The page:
Multi-Masking; What’s All The Fuss About?

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  • There’s a better way to use face masks, and it’s a case of more the merrier

    Why use one mask when you can use four? Wait, it’s not as extravagant as it sounds.

    Our skin often has more than one concern; it could be dry in some places, oily in others. You might have a couple of breakouts on your chin but masses of dehydration lines around your eyes. It stands to season then that slathering one kind of mask all over your face isn’t necessarily going to do much in the way of improving your skin. That’s where multi-masking comes in.

    It’s sounds complicated, but it’s not. The chin area tends to reflect hormonal issues – you can blame your cycle for your monthly breakouts – the forehead tends to be on the dry side, cheeks can be sensitive and the T-Zone can become oily and its pores clogged.

    Before hitting the bathroom cabinet, take a few minutes to really look at your face – get the magnifying mirror out if you must – notice areas with enlarged pores or black heads and lightly run (clean) fingers over the surface of your skin to feel for dry patches. Now, cocktail-up your favourite masks and apply each one where it’s needed most. Here’s a little help to get you on your face painting way.

    The T-Zone is pretty much the entire centre of your face including the middle of your forehead, your nose and chin. The pores in this area tend to be larger than those found on the rest of your face, which means they produce more sebum and they’re more noticeable. Sebum is sticky and when it attracts dirt and pollution it can clog pores, make skin shiny, and result in spots and blackheads. Bleurgh.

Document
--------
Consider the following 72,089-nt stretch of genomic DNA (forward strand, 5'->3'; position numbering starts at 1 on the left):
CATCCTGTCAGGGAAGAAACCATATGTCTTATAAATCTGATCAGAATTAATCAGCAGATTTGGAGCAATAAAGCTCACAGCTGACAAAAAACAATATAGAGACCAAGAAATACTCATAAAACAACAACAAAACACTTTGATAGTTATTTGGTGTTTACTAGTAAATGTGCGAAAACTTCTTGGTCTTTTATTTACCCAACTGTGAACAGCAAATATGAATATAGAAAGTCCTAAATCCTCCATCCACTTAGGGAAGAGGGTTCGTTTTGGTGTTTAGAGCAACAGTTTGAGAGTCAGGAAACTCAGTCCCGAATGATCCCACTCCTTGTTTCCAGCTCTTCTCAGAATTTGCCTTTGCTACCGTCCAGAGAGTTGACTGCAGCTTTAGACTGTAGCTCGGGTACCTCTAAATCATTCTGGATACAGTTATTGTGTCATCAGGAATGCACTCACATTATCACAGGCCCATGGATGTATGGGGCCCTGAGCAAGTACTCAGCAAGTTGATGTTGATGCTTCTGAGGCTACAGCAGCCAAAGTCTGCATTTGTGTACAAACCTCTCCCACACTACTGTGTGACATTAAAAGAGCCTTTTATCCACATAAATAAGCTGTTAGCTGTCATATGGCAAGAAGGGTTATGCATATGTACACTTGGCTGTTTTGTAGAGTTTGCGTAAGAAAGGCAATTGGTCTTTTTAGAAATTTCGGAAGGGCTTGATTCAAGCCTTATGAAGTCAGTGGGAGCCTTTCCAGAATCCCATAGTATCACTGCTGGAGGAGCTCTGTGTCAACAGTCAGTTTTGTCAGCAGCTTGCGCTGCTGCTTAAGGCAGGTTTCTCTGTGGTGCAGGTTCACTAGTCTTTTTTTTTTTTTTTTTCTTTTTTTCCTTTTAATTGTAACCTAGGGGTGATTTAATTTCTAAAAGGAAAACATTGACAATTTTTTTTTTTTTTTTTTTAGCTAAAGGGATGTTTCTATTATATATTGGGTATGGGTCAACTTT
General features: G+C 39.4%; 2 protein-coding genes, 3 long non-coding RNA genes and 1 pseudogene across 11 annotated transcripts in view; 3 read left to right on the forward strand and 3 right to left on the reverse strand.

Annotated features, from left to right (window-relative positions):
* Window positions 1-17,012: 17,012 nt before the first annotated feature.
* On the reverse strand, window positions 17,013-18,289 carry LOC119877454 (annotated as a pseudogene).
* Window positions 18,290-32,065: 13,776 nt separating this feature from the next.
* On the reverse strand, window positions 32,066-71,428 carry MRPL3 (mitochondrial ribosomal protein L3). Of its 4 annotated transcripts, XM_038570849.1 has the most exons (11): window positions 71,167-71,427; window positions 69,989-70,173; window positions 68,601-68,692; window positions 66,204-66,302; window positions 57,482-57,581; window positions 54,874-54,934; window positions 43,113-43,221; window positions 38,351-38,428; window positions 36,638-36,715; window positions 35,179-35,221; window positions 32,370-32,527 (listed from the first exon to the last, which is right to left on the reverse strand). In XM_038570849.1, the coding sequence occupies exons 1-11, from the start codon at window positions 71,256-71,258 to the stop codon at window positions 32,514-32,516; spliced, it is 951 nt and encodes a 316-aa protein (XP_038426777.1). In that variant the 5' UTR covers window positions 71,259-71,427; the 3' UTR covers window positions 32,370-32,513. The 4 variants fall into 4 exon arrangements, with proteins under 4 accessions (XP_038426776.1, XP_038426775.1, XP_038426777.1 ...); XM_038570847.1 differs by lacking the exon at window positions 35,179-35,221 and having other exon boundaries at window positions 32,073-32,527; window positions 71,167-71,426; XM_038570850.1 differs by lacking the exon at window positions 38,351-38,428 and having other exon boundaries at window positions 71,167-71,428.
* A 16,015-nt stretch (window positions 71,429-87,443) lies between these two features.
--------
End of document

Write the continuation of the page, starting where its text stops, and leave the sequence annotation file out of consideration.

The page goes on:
Look for masks containing pore-clearing ingredients like salicylic acid and clay, which will gently encourage skin to turnover quicker, clear pores, eliminate acne-causing bacteria and smooth skin.

    Dermalogica Sebum Clearing Masque, £41.25
    This cool-to-the-touch mask contains both salicylic acid and clay so it really does a number on excess sebum, blocked pores and spots.

    Elemis Papaya Enzyme Peel, £33
    There’s a reason this delicious-smelling mask is a longtime favourite: it boasts the naturally exfoliating enzymes of papaya, which literally nibbles away at greasy sebum and any detritus that has accumulated within pores. There’s a healthy dose of vitamin E and marine algae to comfort and condition your face too.

    Vichy Normaderm 3-in-1 Cleanser, £12
    This product is one of those multi-tasking genius items that once added to your beauty stash you kind of wonder how your skin ever coped without it. It can be used as a cleanser and an exfoliator, but I particularly love using it as a mask. Apply a layer over your T-Zone (ensure your skin is clean first) and allow it to try. As it does so it satisfyingly tightens-up on your skin and literally sucks the life out of breakouts and mops up greasy sebum.

    Relatively speaking, the forehead is quite a large expanse of skin and as such, it takes a bit of a hammering. Harsh winds literally suck moisture from the skin and while we all know UV can cause skin damage (including melanoma, pigmentation and wrinkles) it also speeds up water-loss. All-in-all, it’s not surprising that the skin on your forehead can, at times, resemble a parched and barren landscape is it?

    Look for hydrating masks that ultilise moisture-boosting ingredients like hyaluronic acid, or humectants like glycerin and shea butter, and be generous with your application.

    Clarins HydraQuench Cream Mask, £33
    This mask is literally like a shot of moisture to the skin. It’s so creamy and rich you can almost feel it working its magic while it’s on your face. It contains hyaluronic acid so it will restore moisture to parched skin and there’s an ingredient called Katafray (from the bark of a tree found across Madagascar) thrown in too, which improves the skins barrier function so it can hold in moisture.